Ex-Mass. police chief takes reins in East Kingston
EAST KINGSTON — A retired police chief from Methuen, Mass., is now managing the East Kingston Police Department as state and local authorities continue their investigation after an inmate trusty allegedly broke into the station's evidence room.
Bruce MacDougall has been named interim police manager of the department and began work on Aug. 6 after Police Chief Reid Simpson and Cpl. Mark Iannuccillo were placed on paid administrative leave.
MacDougall has been a police consultant for 11 years and now works for Municipal Resources Inc., the firm hired by the town to manage and oversee police operations in the wake of the break-in in May.
The state Attorney General's Office announced last week that it has launched a criminal investigation to determine whether any members of the department "committed any type of criminal conduct" following the incident, according to Associate Attorney Jane Young.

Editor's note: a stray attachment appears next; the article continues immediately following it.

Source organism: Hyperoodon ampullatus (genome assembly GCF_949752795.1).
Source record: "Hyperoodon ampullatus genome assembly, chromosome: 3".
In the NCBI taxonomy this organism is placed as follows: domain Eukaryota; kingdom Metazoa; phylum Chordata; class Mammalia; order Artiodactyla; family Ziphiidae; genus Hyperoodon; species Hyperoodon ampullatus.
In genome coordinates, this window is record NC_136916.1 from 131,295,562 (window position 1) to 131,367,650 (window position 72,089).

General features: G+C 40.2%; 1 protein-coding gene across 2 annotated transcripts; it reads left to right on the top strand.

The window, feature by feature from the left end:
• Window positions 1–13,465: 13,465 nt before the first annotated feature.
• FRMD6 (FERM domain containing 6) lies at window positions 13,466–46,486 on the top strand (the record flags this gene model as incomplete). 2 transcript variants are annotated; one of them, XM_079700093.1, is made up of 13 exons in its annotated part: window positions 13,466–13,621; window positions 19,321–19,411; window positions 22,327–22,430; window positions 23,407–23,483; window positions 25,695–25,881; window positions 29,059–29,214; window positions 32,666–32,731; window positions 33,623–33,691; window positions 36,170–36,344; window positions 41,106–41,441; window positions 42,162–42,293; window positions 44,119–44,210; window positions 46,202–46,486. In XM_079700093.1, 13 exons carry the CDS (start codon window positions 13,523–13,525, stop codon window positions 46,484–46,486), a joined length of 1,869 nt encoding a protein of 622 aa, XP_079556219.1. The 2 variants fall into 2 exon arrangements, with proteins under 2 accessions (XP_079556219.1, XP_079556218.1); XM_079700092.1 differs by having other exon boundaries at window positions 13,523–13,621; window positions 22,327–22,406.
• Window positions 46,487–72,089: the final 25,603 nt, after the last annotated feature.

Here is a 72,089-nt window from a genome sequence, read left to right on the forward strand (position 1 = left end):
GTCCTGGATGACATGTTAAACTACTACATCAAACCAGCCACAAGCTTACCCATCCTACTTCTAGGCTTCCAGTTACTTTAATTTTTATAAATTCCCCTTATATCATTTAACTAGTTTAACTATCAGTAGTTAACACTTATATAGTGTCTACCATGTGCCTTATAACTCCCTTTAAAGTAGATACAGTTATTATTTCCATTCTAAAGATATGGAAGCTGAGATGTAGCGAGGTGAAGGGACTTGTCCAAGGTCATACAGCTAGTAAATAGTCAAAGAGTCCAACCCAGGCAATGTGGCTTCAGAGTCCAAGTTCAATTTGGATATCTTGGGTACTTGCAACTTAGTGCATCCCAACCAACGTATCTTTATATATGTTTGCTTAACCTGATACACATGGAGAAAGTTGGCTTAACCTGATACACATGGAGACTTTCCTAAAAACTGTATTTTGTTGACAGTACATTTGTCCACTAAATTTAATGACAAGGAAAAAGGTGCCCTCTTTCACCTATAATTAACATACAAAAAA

The initial investigation began with the Rockingham County Attorney's Office and the Rockingham County Sheriff's Department in May after they learned of the break-in.
He has not yet been charged, but authorities have said Rockingham County jail inmate Jarred Brisbois allegedly broke into the evidence room and stole drugs, broke into an officer's locker, and drove a police cruiser while he was left alone at the station for several hours on May 11.
Brisbois was a "trusty" from the jail who was at the police station to wash police cruisers and perform other work. He was participating in a program that allows trusted inmates to carry out maintenance work and other chores at the county complex and several local police departments while under supervision.
MacDougall said he isn't a sworn officer and doesn't have arrest powers but is managing the operation of the department.
"I've been trying to touch base with all of the officers and make sure they understand what's going on and we continue to focus on public safety in the community," he said Monday.
MacDougall said he's been "getting up to speed" on how the department runs and will recommend changes if he sees anything that needs to be "modified."
MacDougall said he's not sure how long he'll manage the department, which has four full-time officers, including Simpson and Iannuccillo, six part-time officers and a secretary.
Selectman Ronald Morales, the selectmen's liaison to the police department, said the police coverage for the town has not changed.
"It's basically business as usual," he said.